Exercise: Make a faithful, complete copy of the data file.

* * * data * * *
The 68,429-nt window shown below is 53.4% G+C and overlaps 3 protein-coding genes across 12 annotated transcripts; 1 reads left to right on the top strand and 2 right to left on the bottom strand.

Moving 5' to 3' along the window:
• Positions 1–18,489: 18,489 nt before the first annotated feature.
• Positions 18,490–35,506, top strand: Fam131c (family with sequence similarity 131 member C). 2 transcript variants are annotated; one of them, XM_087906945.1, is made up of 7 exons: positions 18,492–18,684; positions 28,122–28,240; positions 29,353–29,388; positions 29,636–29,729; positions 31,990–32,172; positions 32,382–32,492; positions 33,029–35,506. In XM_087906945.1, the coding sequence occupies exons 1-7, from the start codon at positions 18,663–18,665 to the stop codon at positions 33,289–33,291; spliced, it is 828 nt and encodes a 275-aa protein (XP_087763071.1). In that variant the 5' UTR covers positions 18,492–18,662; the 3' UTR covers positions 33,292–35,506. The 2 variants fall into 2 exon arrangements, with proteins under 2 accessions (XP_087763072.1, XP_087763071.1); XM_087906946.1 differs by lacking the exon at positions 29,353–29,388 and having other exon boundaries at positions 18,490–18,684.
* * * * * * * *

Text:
The 68,429-nt window shown below is 53.4% G+C and overlaps 3 protein-coding genes across 12 annotated transcripts; 1 reads left to right on the top strand and 2 right to left on the bottom strand.

Moving 5' to 3' along the window:
• Positions 1–18,489: 18,489 nt before the first annotated feature.
• Positions 18,490–35,506, top strand: Fam131c (family with sequence similarity 131 member C). 2 transcript variants are annotated; one of them, XM_087906945.1, is made up of 7 exons: positions 18,492–18,684; positions 28,122–28,240; positions 29,353–29,388; positions 29,636–29,729; positions 31,990–32,172; positions 32,382–32,492; positions 33,029–35,506. In XM_087906945.1, the coding sequence occupies exons 1-7, from the start codon at positions 18,663–18,665 to the stop codon at positions 33,289–33,291; spliced, it is 828 nt and encodes a 275-aa protein (XP_087763071.1). In that variant the 5' UTR covers positions 18,492–18,662; the 3' UTR covers positions 33,292–35,506. The 2 variants fall into 2 exon arrangements, with proteins under 2 accessions (XP_087763072.1, XP_087763071.1); XM_087906946.1 differs by lacking the exon at positions 29,353–29,388 and having other exon boundaries at positions 18,490–18,684.